Manager as Ninja in the Triangle of Death

Here’s a ninja creed I found online and it gave me pause:

I am patient when life slows down,
I choose the course of justice and peace as the path in my life,
I do not let the unimportant things I may want determine my path,
I have ‘Fudoshin’, an immoveable spirit in time of sorrow, pain and resentment,
I am loyal to clan, family and friends of good heart,
I pursue the way of the ‘pen’ and the ‘sword’ with balanced determination.another translation:

  • 1. To know that patience comes first.
  • 2. To know that the path of mankind comes from justice.
  • 3. To renounce greed, laziness, and obstinacy.
  • 4. To recognize sadness, worry, and resentment as natural and to seek the immovable heart (fudoshin).
  • 5. To not stray from the path of loyalty and brotherly love and to delve always deeper into the heart of budo pursuing the ways of both the literary and martial arts with balanced determination.

Shinryuken Masamitsu Toda, 32nd Grand Master of 虎倒流骨法術

I am intrigued by conspicuous silences. In business management, I often find myself operating within limits. I have limited amounts of employees, equipment, and methodology. Sometimes these components are the cause of the problems, indeed the work itself, and upon review and analysis, testing and verifying, changes occur. The more strict and limiting the business model, the more likely it is to fail, but that doesn’t have anything to do with profitability. If you supply a very strict business model with aggressive management, it doesn’t necessarily mean that things will improve at all. It’s kind of confusing. It’s sometimes utterly baffling. Sometimes doing the exact opposite of what one would assume would work actually works, or it backfire tremendously.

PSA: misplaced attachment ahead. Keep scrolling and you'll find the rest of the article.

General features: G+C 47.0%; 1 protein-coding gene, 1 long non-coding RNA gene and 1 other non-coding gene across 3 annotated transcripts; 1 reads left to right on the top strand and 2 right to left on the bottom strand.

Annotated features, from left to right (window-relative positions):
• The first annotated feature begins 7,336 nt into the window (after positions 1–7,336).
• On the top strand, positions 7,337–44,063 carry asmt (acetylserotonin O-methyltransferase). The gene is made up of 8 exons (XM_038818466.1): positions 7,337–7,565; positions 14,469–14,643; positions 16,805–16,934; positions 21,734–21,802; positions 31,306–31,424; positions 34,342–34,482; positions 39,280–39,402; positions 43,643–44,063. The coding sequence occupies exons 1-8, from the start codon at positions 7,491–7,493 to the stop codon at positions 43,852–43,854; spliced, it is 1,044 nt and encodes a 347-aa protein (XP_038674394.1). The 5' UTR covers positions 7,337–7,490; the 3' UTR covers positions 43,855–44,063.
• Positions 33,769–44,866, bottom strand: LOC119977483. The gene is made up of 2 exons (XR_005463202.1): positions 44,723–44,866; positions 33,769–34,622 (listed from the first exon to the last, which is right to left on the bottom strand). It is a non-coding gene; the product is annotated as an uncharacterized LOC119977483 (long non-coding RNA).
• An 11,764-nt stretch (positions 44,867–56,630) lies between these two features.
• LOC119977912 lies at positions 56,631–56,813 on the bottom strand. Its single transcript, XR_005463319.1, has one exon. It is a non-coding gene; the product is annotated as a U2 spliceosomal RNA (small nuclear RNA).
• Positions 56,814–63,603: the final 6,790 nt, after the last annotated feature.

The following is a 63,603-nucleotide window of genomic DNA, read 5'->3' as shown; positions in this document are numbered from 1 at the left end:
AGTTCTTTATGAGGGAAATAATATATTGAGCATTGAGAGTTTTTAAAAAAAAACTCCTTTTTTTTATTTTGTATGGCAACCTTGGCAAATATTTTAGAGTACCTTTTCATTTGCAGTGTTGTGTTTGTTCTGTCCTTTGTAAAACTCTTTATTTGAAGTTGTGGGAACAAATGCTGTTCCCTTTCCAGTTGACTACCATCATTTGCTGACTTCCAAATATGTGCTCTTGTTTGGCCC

The idea of management in the ruthless environment within which I received my business education boiled down to not reacting unless it profited the business model. In all cases, what we did was to give others the impression that we were sincerely trying to solve problems. The reason why I did what I did? To solve problems. What was my limitation? Capital: time and money. What was my limitation? Speed of profit. The longer it took to develop the culture, the impression of management, the more capital was lost. So, the business model, as duplicitous and transparent as it was, had to always be in my mind, and the bait-and-switch was incessant. I had to impress underlings that I was watching out for them irregardless of profit. Lies.  Take in all useful information, discarding what is useless, and use that information against obstacles of profit margin. Period. If I had to, I could fire staff, destroy equipment, paperwork, and property to remove responsibility of operations which would encroach on profitability. If I were directing staff to do things that would result in destruction of consistent outcomes, it was because of profit. If I did things to create more specific and predictable outcomes, profit again. Can I destroy these tools just as easily as I can acquire them? Maybe. Of course. No. Absolutely maybe not.Romper stomper!